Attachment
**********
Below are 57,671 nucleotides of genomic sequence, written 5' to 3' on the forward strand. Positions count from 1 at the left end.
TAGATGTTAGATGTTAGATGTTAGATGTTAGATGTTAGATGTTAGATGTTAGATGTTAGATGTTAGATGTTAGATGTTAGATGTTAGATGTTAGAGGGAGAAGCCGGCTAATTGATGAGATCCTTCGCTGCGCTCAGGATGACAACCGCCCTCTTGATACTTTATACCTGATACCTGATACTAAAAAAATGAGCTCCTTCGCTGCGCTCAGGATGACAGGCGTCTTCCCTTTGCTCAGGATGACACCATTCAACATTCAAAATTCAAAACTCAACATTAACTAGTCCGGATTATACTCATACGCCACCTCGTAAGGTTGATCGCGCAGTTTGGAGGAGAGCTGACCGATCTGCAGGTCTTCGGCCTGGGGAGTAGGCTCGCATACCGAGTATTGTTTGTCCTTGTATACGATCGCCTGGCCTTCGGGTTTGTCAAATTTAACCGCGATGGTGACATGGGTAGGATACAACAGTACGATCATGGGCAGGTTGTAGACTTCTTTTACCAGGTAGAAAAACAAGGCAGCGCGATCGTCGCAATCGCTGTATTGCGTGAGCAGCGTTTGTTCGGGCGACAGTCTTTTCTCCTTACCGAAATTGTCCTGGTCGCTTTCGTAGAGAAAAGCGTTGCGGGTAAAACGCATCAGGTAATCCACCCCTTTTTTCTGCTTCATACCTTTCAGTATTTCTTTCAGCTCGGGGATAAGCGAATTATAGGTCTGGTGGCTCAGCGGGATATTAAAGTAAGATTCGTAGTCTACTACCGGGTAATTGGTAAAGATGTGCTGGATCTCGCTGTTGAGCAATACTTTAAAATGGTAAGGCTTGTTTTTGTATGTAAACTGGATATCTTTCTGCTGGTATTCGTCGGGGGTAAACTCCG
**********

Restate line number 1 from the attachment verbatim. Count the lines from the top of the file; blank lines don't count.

Below are 57,671 nucleotides of genomic sequence, written 5' to 3' on the forward strand. Positions count from 1 at the left end.